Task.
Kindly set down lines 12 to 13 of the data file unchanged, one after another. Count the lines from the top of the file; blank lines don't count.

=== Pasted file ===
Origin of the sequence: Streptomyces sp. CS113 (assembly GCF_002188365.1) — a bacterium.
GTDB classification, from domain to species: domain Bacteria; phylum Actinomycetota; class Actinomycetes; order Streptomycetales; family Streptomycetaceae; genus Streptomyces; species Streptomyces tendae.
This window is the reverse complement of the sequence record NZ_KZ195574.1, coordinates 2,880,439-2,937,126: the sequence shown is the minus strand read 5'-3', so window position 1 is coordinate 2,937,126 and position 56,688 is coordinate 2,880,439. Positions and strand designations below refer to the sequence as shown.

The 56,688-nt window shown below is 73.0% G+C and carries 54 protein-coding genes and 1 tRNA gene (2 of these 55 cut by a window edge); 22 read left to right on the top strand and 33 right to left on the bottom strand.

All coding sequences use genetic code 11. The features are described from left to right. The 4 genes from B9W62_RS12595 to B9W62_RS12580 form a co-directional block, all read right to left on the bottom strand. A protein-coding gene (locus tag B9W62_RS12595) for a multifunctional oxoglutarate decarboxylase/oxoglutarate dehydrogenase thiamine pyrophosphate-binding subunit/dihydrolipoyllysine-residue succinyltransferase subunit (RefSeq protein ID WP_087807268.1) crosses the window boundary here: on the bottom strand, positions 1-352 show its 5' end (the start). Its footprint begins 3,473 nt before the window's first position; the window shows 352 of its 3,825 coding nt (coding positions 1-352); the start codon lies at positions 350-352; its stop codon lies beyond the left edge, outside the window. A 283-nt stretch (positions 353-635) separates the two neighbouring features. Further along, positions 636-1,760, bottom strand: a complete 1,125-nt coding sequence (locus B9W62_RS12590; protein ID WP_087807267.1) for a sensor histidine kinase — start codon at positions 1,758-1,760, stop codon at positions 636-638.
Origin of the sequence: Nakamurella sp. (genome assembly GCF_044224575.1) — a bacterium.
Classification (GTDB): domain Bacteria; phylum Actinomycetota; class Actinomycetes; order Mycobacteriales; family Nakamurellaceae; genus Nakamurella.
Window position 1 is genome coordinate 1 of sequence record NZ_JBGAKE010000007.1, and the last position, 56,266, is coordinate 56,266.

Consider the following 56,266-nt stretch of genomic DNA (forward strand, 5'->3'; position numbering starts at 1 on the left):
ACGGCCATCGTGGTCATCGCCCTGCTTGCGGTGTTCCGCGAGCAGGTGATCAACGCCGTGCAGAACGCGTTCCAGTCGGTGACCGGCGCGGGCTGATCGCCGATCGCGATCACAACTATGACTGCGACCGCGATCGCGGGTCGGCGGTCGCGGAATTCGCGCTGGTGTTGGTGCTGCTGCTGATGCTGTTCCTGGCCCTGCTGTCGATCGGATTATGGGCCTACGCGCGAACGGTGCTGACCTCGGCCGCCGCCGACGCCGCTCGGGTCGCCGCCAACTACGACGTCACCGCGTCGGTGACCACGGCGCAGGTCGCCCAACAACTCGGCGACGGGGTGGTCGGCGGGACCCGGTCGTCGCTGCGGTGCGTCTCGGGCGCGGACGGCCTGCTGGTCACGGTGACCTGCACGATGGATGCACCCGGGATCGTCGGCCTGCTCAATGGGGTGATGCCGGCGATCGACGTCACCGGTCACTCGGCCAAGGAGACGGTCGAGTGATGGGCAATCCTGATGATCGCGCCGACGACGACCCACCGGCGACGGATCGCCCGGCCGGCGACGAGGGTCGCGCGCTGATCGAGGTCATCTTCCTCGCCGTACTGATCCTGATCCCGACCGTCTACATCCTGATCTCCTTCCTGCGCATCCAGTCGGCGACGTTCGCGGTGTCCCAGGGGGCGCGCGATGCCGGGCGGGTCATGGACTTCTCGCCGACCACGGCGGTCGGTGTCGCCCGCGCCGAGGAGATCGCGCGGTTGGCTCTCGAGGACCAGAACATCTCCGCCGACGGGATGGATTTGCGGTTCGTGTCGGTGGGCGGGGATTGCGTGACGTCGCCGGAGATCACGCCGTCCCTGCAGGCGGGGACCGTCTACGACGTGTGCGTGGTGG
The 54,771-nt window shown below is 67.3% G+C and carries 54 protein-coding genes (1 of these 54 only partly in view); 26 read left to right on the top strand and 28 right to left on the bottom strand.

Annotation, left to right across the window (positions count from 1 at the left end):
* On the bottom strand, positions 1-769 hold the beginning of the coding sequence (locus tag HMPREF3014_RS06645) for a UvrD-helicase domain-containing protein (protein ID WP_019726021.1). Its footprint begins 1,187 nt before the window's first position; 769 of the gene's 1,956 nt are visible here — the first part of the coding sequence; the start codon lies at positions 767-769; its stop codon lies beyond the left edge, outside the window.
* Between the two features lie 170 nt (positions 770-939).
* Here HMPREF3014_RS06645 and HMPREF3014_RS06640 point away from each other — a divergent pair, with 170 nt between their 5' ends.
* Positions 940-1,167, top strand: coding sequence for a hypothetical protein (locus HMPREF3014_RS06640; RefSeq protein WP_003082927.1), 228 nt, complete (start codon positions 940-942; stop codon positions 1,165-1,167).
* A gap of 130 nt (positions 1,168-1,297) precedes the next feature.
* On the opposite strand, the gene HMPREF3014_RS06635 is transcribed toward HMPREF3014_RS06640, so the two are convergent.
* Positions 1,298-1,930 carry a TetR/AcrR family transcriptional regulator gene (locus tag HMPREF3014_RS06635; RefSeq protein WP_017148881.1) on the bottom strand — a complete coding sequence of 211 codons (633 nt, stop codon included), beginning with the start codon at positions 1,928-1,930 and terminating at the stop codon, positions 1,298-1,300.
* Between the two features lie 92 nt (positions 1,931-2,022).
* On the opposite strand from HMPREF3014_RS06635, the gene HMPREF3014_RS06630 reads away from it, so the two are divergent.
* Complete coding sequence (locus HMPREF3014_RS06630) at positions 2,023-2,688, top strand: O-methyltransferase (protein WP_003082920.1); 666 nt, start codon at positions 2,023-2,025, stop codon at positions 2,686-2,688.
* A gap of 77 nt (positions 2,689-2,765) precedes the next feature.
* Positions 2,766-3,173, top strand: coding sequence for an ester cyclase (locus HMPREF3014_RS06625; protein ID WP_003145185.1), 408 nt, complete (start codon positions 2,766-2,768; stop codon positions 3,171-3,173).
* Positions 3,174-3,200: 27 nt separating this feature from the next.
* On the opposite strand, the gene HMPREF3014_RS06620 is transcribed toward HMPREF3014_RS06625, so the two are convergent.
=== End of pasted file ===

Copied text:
Annotation, left to right across the window (positions count from 1 at the left end):
* On the bottom strand, positions 1-769 hold the beginning of the coding sequence (locus tag HMPREF3014_RS06645) for a UvrD-helicase domain-containing protein (protein ID WP_019726021.1). Its footprint begins 1,187 nt before the window's first position; 769 of the gene's 1,956 nt are visible here — the first part of the coding sequence; the start codon lies at positions 767-769; its stop codon lies beyond the left edge, outside the window.